John Hope Franklin

· “My fondest dream would be to create a work of scholarship in the field of African American literature as germinal, as salient, as compelling, and as timeless as From Slavery to Freedom.” — Henry Louis Gates, Jr., Director of the W. E. B. Du Bois Institute for African and African American Research, Harvard University about”From Slavery to Freedom”

· “John Hope Franklin is a true role model. He embodies the naive optimism, i.e., that one can go from slavery to freedom, from ignorance to intelligence, can experience cruelty, yet manifest kindness. In Mirror to America, each citizen can see herself and himself, reflected in the life of this great American.” — Maya Angelou

· “Mirror to America: The Autobiography of John Hope Franklin is an astonishingly beautiful, deeply intelligent record of an extraordinary life. Required reading lest we forget what is possible in a race-based society.” — Toni Morrison, winner of the 1993 Nobel Prize in Literature

· “With his remarkable sense of humanity, renowned historian John Hope Franklin shares his life journey – an odyssey marked by scholarship, public service, and his passionate commitment to improving the condition of African Americans and their relations with their fellow citizens. Through candid stories of Franklin’s relentless pursuit of equality, Mirror to America calls upon all Americans to look at our nation’s past so that we may destroy the color line that continues to divide our country, and progress together into the future.” — President William Jefferson Clinton

· “This is the most important autobiography of the year! John Hope Franklin is a national treasure. Mirror to America is cause for a national celebration. For me, and countless others, Dr. Franklin is a mentor and role-model without peer, a man whose clear-eyed look into our past improved America’s future. Mirror to America will lift the spirit and steel our resolve for the work ahead.” — Vernon E. Jordan, Jr., Senior Manager and Director Lazard LTD and author of Vernon Can Read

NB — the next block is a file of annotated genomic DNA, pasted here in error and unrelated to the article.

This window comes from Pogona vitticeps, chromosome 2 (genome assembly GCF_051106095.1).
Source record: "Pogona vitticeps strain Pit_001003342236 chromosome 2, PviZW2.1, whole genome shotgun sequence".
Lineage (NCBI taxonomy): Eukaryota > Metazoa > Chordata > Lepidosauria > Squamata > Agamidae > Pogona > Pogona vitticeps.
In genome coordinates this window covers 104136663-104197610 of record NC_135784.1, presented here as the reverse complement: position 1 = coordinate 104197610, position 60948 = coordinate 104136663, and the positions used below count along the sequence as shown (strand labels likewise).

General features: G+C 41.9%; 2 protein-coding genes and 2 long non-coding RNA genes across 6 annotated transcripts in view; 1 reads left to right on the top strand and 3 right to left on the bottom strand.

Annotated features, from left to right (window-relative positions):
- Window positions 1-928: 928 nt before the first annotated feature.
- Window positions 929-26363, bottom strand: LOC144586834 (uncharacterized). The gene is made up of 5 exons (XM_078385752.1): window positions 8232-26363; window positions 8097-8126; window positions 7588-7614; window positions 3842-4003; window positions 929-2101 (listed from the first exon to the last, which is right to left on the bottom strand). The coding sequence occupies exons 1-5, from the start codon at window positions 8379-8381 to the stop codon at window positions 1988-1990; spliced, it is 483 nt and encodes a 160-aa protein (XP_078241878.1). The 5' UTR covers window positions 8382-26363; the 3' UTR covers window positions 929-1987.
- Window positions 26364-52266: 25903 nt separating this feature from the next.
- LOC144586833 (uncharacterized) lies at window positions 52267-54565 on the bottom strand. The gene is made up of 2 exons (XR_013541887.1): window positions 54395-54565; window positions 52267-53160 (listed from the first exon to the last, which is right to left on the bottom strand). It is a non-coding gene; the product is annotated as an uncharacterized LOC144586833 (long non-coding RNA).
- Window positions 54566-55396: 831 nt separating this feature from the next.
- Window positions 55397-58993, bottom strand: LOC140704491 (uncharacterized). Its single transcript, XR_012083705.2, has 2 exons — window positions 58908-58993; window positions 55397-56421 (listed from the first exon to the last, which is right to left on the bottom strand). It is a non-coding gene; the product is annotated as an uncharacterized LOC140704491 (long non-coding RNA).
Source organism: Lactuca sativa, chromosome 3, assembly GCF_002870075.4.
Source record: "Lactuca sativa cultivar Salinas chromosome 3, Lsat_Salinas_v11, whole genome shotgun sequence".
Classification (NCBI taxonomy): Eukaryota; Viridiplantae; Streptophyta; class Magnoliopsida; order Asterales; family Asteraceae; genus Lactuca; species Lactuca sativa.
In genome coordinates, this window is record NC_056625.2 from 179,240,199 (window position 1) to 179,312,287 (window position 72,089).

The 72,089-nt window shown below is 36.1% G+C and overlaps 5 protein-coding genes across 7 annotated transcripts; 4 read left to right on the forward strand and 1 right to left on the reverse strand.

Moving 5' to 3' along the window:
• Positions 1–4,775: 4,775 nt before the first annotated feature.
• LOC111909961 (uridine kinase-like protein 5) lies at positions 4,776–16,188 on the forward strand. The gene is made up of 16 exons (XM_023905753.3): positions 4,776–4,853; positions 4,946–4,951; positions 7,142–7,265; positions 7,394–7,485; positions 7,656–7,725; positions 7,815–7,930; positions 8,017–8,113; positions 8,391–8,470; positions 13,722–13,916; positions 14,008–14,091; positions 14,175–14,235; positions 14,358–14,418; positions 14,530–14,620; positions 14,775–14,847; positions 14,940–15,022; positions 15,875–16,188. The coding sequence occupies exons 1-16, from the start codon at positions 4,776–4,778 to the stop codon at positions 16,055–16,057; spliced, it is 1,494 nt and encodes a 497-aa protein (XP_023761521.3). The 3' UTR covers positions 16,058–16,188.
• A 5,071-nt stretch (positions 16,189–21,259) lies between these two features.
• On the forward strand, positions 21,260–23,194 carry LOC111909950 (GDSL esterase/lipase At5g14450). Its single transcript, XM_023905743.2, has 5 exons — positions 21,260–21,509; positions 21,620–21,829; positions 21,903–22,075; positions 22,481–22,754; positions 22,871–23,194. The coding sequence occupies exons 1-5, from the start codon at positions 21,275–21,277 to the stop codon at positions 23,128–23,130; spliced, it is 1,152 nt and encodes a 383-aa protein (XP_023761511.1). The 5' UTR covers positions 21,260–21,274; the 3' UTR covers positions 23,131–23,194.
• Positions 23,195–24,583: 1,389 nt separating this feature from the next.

· “John Hope Franklin’s story is a triumphant one, at once a chronicle of America’s progress in civil rights over the past ninety years and a stirring reminder of the determination still needed to confront the country’s remaining barriers to racial equality. He has inspired his students for decades; now, with Mirror to America, he offers inspiration to us all.” — David N. Dinkins, 106th Mayor, City of New York

· “John Hope Franklin’s Mirror to America is a singular document, a great historian’s autobiography that will serve as an indispensable history of our times. Read and reflect, indeed!” — David Levering Lewis, Pulitzer Prize winner, Julius Silver University Professor and Professor of History, NYU

· “In Search of the Promised Land is a unique and exciting addition to the literature on slavery and nineteenth-century history. It shows the complexity of slave life and challenges existing historical interpretations without completely overturning the studies of the last thirty years. . . . I love the story itself–what a story!” — James Fuller, University of Indianapolis

· “The book’s focus on the Thomas-Rapier family provides for one of the more vivid presentations of antebellum race relations I have seen. So much of scholarship on slave life tends to lose sight of individuals who had to confront life in a slave society. This book brings individuals back into the picture.” — Dickson D. Bruce, University of Irvine California

· “No one has yet explored the fugitives’ world and its meaning for the slave experience more deeply and with greater sophistication than [the authors]….[This book] greatly enhances our understanding of the system of slavery….” — Los Angeles Times Book Review

· “Using documentation from broadsheets to diaries, the authors provide incredible details of who the runaways were, their motivations and destinations, and how their efforts failed or succeeded. Franklin and Schweninger provide very personal accounts, giving names and personalities to an aspect of U.S. slavery that is seldom portrayed and refuting the mythology of the contented slave.” — Booklist